When we put Him first and follow His way of life prescribed for us, we will be much happier.

I suggest dear sister that you cut off this relationship and repent to Allah, ask for forgiveness and get back on the path which you were on.

Dearest sister, never be afraid to pray or go to Allah.

Allah is Most Forgiving and does love when we seek forgiveness.

The longer you wait, the stronger this bond and “dependence” will be on this man, and the further you will stray from Allah.

There is nothing happier than a close bond with Allah, nothing comes close and nothing can replace it.

I have confidence sister that if you let go of this haram relationship and look towards Allah, you will feel whole again as a person and Muslimah.

Make du’aa’ to Allah that He guides and protects you and helps you through this.

AboutIslam states: “If we are able to stay true to our beliefs in the most trying of times, then we will know that our faith is strong and not easily shaken.

We know that we are not just saying we believe but that we truly are believers who are strong enough, with Allah’s help, to be patient and steadfast against the most difficult trials this life presents us with”.

As we all go through tests and trials, we can also learn something from them.

Look within yourself dear sister to see what it is that you are missing that is causing you to do haram acts.

If we dig deep enough, we all can find the root of our issues and then seek to resolve them.

As you stated you were depressed and Islam helped with your depression, it is my suggestion that you also seek counseling for your depression as that may be one root.

While Islam is the prescription for our ills, Allah also states that “He changes a condition of a people once they begin to change themselves”.

In other words, if we have a medical issue or mental health issue, we need to pray and rely upon Allah, but we also need to address it medically or through counseling.

Lastly, as this is your second time of attaching yourself to a man after you have repented and returned to Allah (SWT), perhaps it is time you think about marriage?

You are in our prayers. Please let us know how you are doing.


Disclaimer: The conceptualization and recommendations stated in this response are very general and purely based on the limited information provided in the question. In no event shall AboutIslam, its counselors or employees be held liable for any damages that may arise from your decision in the use of our services.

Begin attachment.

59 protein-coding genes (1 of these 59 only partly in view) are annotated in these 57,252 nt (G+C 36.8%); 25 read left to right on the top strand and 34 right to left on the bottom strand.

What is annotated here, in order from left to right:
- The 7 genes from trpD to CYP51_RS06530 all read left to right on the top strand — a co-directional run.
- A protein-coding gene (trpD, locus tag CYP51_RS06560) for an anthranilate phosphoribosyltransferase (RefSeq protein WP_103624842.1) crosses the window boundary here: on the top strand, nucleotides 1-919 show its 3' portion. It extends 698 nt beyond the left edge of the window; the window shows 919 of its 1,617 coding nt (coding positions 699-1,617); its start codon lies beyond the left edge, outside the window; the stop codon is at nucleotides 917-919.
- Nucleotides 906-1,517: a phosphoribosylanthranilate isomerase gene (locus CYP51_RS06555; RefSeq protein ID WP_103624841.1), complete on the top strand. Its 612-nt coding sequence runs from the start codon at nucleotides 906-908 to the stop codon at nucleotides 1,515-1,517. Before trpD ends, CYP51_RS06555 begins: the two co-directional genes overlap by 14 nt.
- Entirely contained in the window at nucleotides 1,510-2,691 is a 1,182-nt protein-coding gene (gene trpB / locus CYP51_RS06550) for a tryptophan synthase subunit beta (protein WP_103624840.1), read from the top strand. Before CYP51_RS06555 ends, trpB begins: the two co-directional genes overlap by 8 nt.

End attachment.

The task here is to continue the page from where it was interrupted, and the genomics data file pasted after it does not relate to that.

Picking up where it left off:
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About Aisha Mohammad
Aisha has a PhD in psychology, an MS in public health and a PsyD. Aisha worked as a Counselor/Psychologist for 12 years at Geneva B. Scruggs Community Health Care Center in New York. She has worked with clients with mental health issues such as anxiety, depression, panic disorder, trauma, and OCD. She also facilitated support groups and provided specialized services for victims of domestic violence, HIV positive individuals, as well youth/teen issues. Aisha is certified in Mindfulness, Trauma Informed Care, Behavioral Management, Restorative Justice/ Healing Circles, Conflict Resolution, Mediation, and Confidentiality & Security. Aisha is also a Certified Life Coach, and Relationship Workshop facilitator. Aisha has a part-time Life Coaching practice in which she integrates the educational concepts of stress reduction, mindfulness, introspection, empowerment, self love and acceptance and spirituality to create a holistic healing journey for clients. Aisha is also a part of several organizations that advocates for prisoner rights/reentry, social & food justice, as well as advocating for an end to oppression & racism. In her spare time, Aisha enjoys her family, photography, nature, martial arts classes, Islamic studies, volunteering/charity work, as well as working on her book and spoken word projects.